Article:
The Provincial Museum of Pontevedra was created the 30th of December of 1927 by the Provincial Council. The museum was publicly opened the 10th of August of 1929. Since then, the museum has increased significantly its collections and the buildings that host these, up to the current six constructions. Five of them are located in old fortified medieval town, the sixth is right next to it.
The buildings and their contents are:
San Domingos Ruins. These are the sole remains (14th to 15th century) found nowadays from the Dominicos old convent complex (church and communitarian rooms). Along with these, the exhibition shows trade epitaphs, baldachins, religious sculptures, architectonic remains from other buildings and an important selection of heraldic carvings coming from all over the city and province.
Sarmiento Building. It was the Jesuit School. It was built during the 18th century and it belongs to the Museum since 1979. The building was restored in 2013. It hosts architectonic funds from the Prehistory and the Antiquity, from the medieval Galician Art to the 13th century. The building also houses the crockery collection from Sargadelos, the Celtic ceramic, tiles and other pottery products, along with the contemporary and Asian-oriental art collection of Sánchez Mesas-Fernández de Tejada.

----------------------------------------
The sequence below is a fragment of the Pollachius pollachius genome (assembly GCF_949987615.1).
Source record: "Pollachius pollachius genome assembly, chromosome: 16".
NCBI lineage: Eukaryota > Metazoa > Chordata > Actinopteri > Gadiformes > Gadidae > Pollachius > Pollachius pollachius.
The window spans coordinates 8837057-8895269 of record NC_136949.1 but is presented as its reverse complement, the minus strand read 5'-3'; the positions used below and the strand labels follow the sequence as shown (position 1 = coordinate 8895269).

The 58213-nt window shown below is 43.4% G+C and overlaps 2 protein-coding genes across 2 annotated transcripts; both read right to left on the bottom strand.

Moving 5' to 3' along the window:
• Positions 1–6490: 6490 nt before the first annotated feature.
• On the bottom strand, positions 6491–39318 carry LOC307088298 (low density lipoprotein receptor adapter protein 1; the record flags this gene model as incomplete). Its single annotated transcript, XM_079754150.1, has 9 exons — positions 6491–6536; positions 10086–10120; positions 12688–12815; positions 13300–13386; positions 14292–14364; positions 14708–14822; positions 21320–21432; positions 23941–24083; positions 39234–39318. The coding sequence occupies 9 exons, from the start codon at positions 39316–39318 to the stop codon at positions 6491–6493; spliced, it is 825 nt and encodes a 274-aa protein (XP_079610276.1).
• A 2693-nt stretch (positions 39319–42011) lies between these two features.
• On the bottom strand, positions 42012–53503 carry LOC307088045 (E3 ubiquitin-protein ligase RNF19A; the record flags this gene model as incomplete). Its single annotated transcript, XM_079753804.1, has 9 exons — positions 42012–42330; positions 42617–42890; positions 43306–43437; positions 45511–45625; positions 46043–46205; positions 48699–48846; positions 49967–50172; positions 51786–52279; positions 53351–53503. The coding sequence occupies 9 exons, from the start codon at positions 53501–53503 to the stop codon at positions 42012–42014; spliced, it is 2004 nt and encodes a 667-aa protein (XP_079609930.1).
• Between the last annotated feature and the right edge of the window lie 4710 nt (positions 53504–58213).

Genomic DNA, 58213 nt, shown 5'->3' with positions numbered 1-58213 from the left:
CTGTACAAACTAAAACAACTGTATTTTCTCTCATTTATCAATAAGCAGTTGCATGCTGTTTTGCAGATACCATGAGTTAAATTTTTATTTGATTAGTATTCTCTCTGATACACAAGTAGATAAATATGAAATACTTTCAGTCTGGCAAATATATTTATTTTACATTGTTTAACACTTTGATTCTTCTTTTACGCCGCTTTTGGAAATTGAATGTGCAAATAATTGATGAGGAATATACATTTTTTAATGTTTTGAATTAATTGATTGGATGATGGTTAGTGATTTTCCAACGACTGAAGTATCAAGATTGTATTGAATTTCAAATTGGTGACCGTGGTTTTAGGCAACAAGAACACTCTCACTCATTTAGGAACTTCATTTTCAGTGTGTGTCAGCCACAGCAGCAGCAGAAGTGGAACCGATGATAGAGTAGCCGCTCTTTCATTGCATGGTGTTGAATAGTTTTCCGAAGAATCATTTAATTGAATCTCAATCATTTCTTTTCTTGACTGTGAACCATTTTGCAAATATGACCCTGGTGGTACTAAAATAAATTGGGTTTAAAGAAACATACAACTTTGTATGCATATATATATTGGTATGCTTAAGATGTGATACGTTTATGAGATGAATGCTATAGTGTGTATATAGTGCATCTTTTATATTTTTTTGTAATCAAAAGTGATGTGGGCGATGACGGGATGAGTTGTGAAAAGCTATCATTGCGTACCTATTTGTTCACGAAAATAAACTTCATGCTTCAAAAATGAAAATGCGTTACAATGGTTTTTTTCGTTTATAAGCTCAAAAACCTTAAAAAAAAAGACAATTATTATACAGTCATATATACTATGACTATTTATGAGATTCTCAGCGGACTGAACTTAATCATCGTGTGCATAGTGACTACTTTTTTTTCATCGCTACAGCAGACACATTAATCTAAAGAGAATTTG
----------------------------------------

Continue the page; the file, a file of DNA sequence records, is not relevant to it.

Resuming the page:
Castro Monteagudo Building. The founding building of the Museum opened in August of 1929. It was built during the second half of the 18th century and hosts the silversmithing (civil and religious) the non-Galician painting (from Gothic , Renaissance and Baroque periods).
García Flórez Building. It was build at the end of 18th century, it belongs to the Museum since 1943. The building houses the jet collection, Saint James' iconography, engravings from Santiago de Compostela, religious sculpture, popular pottery, glass from La Granja and crafts made of iron, linen and wool. All these accompanied by a Galician traditional kitchen, maritime halls, specific spaces for sailors, for Méndez Núñez and the Numancia Frigate, and halls devoted to traditional music from Galicia.
Fernández López Building. Started in 1964, the building has been growing until 2003, when the last extension was opened. The building hosts the offices of the board, the secretary and technical staff, the researchers’ halls, the library and the documental and graphic archives. This way, the core of the museum becomes a research centre.
Sixth Building. New building, opened in 2013. The Sixth Building shows the collection of Spanish painting from 19th and 20th centuries, along with Galician art from 14th century to today. There is space particularly saved for the work of the physician, artist and politician Alfonso Daniel Rodríguez Castelao. Lastly, the museum houses an auditorium for 250 people, catering and stage workshops, funds deposits and temporary exhibition halls.